I have a process running in cygwin and using a port. When I kill the process in another cygwin window by issuing command:

kill -9 PID   or  /bin/kill -f PID

I can see the process got terminated. However, the port is not released. Usually I can terminate the process cleanly by using ctrl-c. Is there a kill command that can have the same effect as ctrl-c in cygwin? Thanks!

  • If the process is killed, the port will (eventually) time out and be freed – mpez0 Sep 9 '10 at 19:07
  • It seems like the process is killed. Nothing shows up when I grep it. But I can see it in Windows Task Manager that the process is still running. In this case, the process is java.exe. If I end the process in Task Manager, the port is released instantly. – logoin Sep 9 '10 at 19:17

kill -9 should only be used as a last resort. If kill -SIGNINT PID isn't doing what you want, try kill -SIGTERM PID. These signals can be trapped by the application and it can do what it wants with them including performing cleanup or ignoring them.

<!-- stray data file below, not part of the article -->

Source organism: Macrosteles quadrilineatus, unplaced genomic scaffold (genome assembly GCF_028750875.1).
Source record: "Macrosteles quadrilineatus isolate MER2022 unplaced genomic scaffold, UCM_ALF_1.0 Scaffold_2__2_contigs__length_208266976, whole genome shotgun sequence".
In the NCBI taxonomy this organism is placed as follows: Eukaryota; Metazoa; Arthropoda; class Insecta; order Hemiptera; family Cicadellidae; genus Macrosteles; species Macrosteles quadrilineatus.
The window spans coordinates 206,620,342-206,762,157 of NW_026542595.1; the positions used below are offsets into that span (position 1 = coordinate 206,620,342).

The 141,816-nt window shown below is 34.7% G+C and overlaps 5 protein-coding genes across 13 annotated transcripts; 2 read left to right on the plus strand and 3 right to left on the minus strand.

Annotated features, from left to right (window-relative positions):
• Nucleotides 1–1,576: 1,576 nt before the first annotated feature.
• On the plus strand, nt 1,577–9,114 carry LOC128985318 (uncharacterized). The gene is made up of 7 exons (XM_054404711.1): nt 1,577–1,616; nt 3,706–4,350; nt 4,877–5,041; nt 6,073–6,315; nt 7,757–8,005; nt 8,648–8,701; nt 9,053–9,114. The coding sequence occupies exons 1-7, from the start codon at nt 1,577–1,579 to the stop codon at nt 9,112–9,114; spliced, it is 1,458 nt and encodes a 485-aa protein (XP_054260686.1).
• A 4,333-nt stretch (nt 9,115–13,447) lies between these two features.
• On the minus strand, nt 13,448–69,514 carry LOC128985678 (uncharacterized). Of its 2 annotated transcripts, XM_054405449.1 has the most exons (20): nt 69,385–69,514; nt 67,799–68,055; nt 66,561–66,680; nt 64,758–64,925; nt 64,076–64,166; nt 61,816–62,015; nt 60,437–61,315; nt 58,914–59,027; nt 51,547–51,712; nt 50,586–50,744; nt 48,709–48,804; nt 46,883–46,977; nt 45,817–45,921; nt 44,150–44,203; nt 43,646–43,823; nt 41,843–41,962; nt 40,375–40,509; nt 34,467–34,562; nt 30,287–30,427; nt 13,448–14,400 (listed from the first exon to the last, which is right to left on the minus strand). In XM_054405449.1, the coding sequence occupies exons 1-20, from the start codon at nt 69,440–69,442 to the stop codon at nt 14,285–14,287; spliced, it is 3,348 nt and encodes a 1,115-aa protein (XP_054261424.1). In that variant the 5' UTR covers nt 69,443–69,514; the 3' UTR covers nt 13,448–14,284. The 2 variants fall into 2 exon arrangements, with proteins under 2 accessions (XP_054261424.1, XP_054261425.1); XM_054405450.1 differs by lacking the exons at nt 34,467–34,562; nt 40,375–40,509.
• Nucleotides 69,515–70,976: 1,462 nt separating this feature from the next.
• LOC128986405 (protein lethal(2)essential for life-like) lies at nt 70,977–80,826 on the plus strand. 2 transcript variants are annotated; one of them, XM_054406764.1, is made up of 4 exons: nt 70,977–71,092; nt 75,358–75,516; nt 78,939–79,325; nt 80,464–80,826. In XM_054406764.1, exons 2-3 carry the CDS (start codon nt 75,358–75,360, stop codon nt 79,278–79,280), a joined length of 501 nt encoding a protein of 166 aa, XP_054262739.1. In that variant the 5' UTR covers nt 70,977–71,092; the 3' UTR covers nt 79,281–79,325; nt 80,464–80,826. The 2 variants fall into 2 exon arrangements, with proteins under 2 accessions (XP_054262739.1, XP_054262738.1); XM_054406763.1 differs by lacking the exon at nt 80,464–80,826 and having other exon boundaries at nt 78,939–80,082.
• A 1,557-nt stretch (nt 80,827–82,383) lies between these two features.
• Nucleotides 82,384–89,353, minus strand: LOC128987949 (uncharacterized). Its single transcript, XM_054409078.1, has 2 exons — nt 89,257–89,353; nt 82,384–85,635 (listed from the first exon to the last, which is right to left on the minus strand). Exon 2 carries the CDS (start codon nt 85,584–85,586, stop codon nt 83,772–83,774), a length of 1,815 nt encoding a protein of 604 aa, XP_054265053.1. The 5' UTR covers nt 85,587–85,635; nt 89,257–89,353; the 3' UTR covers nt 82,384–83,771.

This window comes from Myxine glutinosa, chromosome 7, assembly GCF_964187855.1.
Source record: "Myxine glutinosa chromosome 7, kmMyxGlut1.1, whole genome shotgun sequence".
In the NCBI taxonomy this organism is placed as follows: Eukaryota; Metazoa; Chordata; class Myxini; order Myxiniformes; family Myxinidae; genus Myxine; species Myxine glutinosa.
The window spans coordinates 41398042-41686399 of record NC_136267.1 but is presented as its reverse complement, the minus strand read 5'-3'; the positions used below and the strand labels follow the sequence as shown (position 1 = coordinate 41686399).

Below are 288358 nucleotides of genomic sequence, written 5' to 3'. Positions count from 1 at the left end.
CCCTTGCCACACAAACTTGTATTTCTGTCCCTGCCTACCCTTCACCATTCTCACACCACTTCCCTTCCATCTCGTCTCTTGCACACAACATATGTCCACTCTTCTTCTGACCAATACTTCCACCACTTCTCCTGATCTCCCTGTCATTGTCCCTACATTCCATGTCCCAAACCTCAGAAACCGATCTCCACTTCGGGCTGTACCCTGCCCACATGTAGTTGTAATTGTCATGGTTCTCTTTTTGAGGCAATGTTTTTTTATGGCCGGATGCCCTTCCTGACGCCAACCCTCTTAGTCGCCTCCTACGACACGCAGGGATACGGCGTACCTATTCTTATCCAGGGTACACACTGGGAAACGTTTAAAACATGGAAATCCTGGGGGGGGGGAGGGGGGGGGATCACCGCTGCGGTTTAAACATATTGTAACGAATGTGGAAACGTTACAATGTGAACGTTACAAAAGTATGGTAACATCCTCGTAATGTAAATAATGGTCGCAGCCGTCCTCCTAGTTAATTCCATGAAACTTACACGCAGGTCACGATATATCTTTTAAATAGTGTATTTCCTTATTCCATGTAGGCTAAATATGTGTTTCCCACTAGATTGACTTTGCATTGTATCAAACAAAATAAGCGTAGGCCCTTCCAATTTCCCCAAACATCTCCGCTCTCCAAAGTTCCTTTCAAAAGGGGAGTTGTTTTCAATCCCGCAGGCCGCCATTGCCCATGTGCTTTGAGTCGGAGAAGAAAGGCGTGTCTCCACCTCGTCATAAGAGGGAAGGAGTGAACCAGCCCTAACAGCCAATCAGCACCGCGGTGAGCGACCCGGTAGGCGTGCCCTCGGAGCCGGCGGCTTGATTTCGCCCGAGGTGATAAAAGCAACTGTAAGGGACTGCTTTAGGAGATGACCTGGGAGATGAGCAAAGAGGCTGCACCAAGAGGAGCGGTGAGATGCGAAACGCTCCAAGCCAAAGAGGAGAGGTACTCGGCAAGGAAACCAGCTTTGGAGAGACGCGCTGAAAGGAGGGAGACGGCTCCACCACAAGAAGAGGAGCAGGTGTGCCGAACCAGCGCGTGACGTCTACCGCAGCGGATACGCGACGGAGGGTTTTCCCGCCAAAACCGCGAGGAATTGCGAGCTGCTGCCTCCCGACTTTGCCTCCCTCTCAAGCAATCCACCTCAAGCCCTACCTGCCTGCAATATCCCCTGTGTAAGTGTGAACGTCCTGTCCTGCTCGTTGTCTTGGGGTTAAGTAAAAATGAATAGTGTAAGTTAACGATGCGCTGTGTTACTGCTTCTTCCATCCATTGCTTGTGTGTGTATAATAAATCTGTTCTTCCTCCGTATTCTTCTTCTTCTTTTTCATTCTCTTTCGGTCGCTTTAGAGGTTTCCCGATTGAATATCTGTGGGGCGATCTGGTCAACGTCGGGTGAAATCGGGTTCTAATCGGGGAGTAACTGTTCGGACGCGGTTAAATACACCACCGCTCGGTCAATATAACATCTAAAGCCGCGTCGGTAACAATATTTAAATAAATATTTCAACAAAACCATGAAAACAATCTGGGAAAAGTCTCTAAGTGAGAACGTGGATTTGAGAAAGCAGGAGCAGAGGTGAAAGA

Ctrl-C is a SIGINT I believe (signal interrupt), which would be equivalent to:

kill -2 PID

It's definitely lighter than a kill -9 as it will give the process some time to clean up after itself.

For more info see man kill.

  • I tried this command. It looks like the process is terminated but the port is still in used. Is there a way to make sure the port is released when the process is killed? Thanks! – logoin Sep 9 '10 at 18:34
  • Cygwin can still run batch scripts, you know :) Make your own kill implementation and add it to your path. In the script you can use something as simple as taskkill /T /PID %1 @logoin – John T Sep 9 '10 at 22:07

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